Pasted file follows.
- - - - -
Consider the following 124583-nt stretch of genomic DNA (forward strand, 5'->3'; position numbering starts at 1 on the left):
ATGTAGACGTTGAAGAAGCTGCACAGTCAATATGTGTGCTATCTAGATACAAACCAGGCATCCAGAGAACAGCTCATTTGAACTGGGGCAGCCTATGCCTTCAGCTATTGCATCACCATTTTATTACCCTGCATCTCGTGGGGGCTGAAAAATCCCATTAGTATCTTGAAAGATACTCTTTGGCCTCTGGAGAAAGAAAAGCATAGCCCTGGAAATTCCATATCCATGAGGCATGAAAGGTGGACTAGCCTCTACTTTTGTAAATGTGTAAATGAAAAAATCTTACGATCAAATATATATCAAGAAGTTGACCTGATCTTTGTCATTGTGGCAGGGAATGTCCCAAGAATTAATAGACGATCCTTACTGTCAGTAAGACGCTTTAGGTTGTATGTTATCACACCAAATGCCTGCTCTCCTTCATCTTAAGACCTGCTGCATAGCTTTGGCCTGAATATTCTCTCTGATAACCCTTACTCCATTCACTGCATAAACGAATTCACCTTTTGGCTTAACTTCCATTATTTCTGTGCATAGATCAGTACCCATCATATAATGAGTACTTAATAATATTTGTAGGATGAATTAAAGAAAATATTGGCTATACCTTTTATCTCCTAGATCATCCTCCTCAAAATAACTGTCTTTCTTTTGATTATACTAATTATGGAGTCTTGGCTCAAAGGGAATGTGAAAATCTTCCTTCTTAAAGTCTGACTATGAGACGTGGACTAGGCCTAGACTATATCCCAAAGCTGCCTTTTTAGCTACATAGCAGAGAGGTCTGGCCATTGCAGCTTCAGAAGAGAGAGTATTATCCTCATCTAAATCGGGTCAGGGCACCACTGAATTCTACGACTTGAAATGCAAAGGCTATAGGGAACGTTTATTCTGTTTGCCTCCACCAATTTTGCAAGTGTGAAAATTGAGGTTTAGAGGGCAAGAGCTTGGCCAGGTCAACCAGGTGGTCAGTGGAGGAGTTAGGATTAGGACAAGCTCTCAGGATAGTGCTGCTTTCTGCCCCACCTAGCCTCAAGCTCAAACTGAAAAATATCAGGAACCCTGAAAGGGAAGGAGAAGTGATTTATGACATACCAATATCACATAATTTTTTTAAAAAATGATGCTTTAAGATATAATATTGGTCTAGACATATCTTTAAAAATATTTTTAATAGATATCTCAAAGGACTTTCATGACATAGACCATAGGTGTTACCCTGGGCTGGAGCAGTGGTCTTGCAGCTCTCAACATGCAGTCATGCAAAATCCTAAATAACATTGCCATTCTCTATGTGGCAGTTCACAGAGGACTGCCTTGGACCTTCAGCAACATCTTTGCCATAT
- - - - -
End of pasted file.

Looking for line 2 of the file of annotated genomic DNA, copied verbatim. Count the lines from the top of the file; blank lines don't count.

ATGTAGACGTTGAAGAAGCTGCACAGTCAATATGTGTGCTATCTAGATACAAACCAGGCATCCAGAGAACAGCTCATTTGAACTGGGGCAGCCTATGCCTTCAGCTATTGCATCACCATTTTATTACCCTGCATCTCGTGGGGGCTGAAAAATCCCATTAGTATCTTGAAAGATACTCTTTGGCCTCTGGAGAAAGAAAAGCATAGCCCTGGAAATTCCATATCCATGAGGCATGAAAGGTGGACTAGCCTCTACTTTTGTAAATGTGTAAATGAAAAAATCTTACGATCAAATATATATCAAGAAGTTGACCTGATCTTTGTCATTGTGGCAGGGAATGTCCCAAGAATTAATAGACGATCCTTACTGTCAGTAAGACGCTTTAGGTTGTATGTTATCACACCAAATGCCTGCTCTCCTTCATCTTAAGACCTGCTGCATAGCTTTGGCCTGAATATTCTCTCTGATAACCCTTACTCCATTCACTGCATAAACGAATTCACCTTTTGGCTTAACTTCCATTATTTCTGTGCATAGATCAGTACCCATCATATAATGAGTACTTAATAATATTTGTAGGATGAATTAAAGAAAATATTGGCTATACCTTTTATCTCCTAGATCATCCTCCTCAAAATAACTGTCTTTCTTTTGATTATACTAATTATGGAGTCTTGGCTCAAAGGGAATGTGAAAATCTTCCTTCTTAAAGTCTGACTATGAGACGTGGACTAGGCCTAGACTATATCCCAAAGCTGCCTTTTTAGCTACATAGCAGAGAGGTCTGGCCATTGCAGCTTCAGAAGAGAGAGTATTATCCTCATCTAAATCGGGTCAGGGCACCACTGAATTCTACGACTTGAAATGCAAAGGCTATAGGGAACGTTTATTCTGTTTGCCTCCACCAATTTTGCAAGTGTGAAAATTGAGGTTTAGAGGGCAAGAGCTTGGCCAGGTCAACCAGGTGGTCAGTGGAGGAGTTAGGATTAGGACAAGCTCTCAGGATAGTGCTGCTTTCTGCCCCACCTAGCCTCAAGCTCAAACTGAAAAATATCAGGAACCCTGAAAGGGAAGGAGAAGTGATTTATGACATACCAATATCACATAATTTTTTTAAAAAATGATGCTTTAAGATATAATATTGGTCTAGACATATCTTTAAAAATATTTTTAATAGATATCTCAAAGGACTTTCATGACATAGACCATAGGTGTTACCCTGGGCTGGAGCAGTGGTCTTGCAGCTCTCAACATGCAGTCATGCAAAATCCTAAATAACATTGCCATTCTCTATGTGGCAGTTCACAGAGGACTGCCTTGGACCTTCAGCAACATCTTTGCCATAT